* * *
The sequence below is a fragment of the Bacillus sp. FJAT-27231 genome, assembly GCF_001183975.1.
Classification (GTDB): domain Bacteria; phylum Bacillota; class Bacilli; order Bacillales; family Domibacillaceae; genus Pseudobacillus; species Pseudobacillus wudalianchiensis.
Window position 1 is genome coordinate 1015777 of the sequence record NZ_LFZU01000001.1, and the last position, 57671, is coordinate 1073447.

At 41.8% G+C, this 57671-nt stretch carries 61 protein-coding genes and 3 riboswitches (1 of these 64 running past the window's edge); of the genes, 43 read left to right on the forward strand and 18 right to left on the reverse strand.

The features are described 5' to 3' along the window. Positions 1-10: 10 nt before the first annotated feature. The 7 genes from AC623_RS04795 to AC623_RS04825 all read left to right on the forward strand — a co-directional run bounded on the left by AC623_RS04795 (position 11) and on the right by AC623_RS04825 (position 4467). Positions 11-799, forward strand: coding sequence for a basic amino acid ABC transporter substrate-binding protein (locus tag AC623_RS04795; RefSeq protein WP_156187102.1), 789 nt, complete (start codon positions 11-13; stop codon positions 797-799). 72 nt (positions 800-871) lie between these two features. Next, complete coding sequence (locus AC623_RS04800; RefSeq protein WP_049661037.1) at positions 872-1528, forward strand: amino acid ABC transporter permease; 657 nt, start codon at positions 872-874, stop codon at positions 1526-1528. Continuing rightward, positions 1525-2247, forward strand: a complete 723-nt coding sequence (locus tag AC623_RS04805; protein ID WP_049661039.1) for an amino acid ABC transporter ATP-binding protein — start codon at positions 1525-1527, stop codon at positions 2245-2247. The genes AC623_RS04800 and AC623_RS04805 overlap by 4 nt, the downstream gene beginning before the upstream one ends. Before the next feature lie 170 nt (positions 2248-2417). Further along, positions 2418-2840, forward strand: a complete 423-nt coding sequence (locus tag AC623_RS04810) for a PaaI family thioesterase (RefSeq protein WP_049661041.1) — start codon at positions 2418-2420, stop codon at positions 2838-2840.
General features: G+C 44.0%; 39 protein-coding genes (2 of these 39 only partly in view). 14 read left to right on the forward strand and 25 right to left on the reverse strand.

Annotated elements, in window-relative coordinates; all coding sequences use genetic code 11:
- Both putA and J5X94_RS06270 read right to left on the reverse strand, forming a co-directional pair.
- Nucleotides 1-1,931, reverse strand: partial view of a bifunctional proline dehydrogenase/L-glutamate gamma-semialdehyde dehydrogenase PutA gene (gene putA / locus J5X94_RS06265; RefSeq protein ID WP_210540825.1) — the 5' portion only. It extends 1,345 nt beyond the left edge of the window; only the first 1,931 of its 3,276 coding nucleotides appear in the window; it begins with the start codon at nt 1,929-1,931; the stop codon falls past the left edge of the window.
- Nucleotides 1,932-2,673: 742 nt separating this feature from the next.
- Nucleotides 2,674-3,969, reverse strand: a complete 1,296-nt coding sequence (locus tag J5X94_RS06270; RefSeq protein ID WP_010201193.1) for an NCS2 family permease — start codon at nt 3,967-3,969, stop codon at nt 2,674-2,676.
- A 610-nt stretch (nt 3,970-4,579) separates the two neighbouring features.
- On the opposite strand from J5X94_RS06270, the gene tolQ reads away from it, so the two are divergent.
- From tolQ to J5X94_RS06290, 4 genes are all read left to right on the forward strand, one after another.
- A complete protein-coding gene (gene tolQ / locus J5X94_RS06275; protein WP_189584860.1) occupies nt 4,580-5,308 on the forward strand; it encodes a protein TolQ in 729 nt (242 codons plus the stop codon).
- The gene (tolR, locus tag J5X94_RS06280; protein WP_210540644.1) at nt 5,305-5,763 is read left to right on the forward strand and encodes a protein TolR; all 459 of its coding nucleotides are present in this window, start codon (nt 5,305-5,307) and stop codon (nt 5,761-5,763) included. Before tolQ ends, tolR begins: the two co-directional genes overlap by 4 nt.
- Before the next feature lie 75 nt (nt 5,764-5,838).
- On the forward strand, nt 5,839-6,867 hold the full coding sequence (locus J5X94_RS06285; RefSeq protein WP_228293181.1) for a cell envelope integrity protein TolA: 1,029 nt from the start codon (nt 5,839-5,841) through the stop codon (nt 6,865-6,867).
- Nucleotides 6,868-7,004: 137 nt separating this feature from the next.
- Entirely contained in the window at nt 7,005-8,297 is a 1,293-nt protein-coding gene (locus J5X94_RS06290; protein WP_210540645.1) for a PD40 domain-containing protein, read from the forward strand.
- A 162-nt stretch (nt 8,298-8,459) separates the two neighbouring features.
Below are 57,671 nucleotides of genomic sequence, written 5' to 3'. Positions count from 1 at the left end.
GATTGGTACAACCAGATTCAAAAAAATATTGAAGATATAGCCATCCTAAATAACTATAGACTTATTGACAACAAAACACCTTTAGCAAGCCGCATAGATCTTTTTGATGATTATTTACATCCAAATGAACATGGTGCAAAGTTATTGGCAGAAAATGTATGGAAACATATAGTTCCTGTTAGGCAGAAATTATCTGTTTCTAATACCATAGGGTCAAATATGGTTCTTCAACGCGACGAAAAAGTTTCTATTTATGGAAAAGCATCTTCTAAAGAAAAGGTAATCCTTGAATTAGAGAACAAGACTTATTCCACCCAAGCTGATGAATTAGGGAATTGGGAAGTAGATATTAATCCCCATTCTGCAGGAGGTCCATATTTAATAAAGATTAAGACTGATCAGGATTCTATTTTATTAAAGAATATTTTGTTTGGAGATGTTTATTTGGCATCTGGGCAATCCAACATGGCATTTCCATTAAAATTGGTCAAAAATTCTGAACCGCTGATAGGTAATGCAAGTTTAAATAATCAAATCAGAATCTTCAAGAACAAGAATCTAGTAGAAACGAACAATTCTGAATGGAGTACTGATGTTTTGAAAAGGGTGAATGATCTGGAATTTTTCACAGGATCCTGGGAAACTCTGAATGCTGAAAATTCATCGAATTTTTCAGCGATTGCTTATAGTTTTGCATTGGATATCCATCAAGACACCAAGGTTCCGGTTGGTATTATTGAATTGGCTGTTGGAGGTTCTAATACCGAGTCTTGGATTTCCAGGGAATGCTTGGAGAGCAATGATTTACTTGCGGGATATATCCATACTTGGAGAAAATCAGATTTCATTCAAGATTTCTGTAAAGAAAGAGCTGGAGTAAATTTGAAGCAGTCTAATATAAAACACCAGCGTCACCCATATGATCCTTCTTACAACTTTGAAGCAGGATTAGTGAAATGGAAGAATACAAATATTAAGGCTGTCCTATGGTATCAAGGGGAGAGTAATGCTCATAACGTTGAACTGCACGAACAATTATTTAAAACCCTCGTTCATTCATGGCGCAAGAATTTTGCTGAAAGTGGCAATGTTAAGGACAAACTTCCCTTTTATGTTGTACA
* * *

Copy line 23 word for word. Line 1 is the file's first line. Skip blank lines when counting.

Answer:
GATTGGTACAACCAGATTCAAAAAAATATTGAAGATATAGCCATCCTAAATAACTATAGACTTATTGACAACAAAACACCTTTAGCAAGCCGCATAGATCTTTTTGATGATTATTTACATCCAAATGAACATGGTGCAAAGTTATTGGCAGAAAATGTATGGAAACATATAGTTCCTGTTAGGCAGAAATTATCTGTTTCTAATACCATAGGGTCAAATATGGTTCTTCAACGCGACGAAAAAGTTTCTATTTATGGAAAAGCATCTTCTAAAGAAAAGGTAATCCTTGAATTAGAGAACAAGACTTATTCCACCCAAGCTGATGAATTAGGGAATTGGGAAGTAGATATTAATCCCCATTCTGCAGGAGGTCCATATTTAATAAAGATTAAGACTGATCAGGATTCTATTTTATTAAAGAATATTTTGTTTGGAGATGTTTATTTGGCATCTGGGCAATCCAACATGGCATTTCCATTAAAATTGGTCAAAAATTCTGAACCGCTGATAGGTAATGCAAGTTTAAATAATCAAATCAGAATCTTCAAGAACAAGAATCTAGTAGAAACGAACAATTCTGAATGGAGTACTGATGTTTTGAAAAGGGTGAATGATCTGGAATTTTTCACAGGATCCTGGGAAACTCTGAATGCTGAAAATTCATCGAATTTTTCAGCGATTGCTTATAGTTTTGCATTGGATATCCATCAAGACACCAAGGTTCCGGTTGGTATTATTGAATTGGCTGTTGGAGGTTCTAATACCGAGTCTTGGATTTCCAGGGAATGCTTGGAGAGCAATGATTTACTTGCGGGATATATCCATACTTGGAGAAAATCAGATTTCATTCAAGATTTCTGTAAAGAAAGAGCTGGAGTAAATTTGAAGCAGTCTAATATAAAACACCAGCGTCACCCATATGATCCTTCTTACAACTTTGAAGCAGGATTAGTGAAATGGAAGAATACAAATATTAAGGCTGTCCTATGGTATCAAGGGGAGAGTAATGCTCATAACGTTGAACTGCACGAACAATTATTTAAAACCCTCGTTCATTCATGGCGCAAGAATTTTGCTGAAAGTGGCAATGTTAAGGACAAACTTCCCTTTTATGTTGTACA